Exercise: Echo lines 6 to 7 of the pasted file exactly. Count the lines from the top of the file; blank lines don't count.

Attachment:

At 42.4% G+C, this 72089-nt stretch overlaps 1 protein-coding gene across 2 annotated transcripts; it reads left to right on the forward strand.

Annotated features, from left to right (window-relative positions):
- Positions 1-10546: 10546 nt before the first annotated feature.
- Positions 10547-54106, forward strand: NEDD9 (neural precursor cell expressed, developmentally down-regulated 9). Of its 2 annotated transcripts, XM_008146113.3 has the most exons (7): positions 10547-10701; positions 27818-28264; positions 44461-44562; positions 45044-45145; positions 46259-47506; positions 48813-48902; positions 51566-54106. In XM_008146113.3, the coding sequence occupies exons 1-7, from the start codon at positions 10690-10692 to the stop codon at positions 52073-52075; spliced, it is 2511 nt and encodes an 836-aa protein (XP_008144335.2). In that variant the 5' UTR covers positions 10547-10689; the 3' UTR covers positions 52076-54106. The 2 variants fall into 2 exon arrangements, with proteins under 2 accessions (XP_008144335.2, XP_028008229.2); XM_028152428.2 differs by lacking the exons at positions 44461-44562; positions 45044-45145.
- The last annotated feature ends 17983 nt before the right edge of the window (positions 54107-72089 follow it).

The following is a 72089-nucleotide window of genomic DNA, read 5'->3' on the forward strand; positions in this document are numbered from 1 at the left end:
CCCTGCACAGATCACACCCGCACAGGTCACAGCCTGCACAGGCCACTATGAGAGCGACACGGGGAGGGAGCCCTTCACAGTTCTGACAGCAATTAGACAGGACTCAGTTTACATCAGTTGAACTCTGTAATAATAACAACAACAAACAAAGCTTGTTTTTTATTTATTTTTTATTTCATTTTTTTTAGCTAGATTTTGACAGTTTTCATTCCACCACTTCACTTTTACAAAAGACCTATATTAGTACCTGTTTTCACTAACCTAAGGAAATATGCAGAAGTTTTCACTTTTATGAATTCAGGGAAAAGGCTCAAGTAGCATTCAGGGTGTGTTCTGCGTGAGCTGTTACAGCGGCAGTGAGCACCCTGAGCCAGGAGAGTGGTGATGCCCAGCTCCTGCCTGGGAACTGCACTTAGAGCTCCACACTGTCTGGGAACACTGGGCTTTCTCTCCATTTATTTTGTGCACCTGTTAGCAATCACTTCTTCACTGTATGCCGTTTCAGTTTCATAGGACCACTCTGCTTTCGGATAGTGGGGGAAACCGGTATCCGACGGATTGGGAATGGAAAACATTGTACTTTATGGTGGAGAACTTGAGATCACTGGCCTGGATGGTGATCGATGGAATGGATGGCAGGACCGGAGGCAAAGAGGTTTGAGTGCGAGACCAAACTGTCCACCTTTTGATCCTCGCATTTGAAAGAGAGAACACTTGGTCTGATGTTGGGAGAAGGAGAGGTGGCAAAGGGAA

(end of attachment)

The following is a 72089-nucleotide window of genomic DNA, read 5'->3' on the forward strand; positions in this document are numbered from 1 at the left end:
CCCTGCACAGATCACACCCGCACAGGTCACAGCCTGCACAGGCCACTATGAGAGCGACACGGGGAGGGAGCCCTTCACAGTTCTGACAGCAATTAGACAGGACTCAGTTTACATCAGTTGAACTCTGTAATAATAACAACAACAAACAAAGCTTGTTTTTTATTTATTTTTTATTTCATTTTTTTTAGCTAGATTTTGACAGTTTTCATTCCACCACTTCACTTTTACAAAAGACCTATATTAGTACCTGTTTTCACTAACCTAAGGAAATATGCAGAAGTTTTCACTTTTATGAATTCAGGGAAAAGGCTCAAGTAGCATTCAGGGTGTGTTCTGCGTGAGCTGTTACAGCGGCAGTGAGCACCCTGAGCCAGGAGAGTGGTGATGCCCAGCTCCTGCCTGGGAACTGCACTTAGAGCTCCACACTGTCTGGGAACACTGGGCTTTCTCTCCATTTATTTTGTGCACCTGTTAGCAATCACTTCTTCACTGTATGCCGTTTCAGTTTCATAGGACCACTCTGCTTTCGGATAGTGGGGGAAACCGGTATCCGACGGATTGGGAATGGAAAACATTGTACTTTATGGTGGAGAACTTGAGATCACTGGCCTGGATGGTGATCGATGGAATGGATGGCAGGACCGGAGGCAAAGAGGTTTGAGTGCGAGACCAAACTGTCCACCTTTTGATCCTCGCATTTGAAAGAGAGAACACTTGGTCTGATGTTGGGAGAAGGAGAGGTGGCAAAGGGAA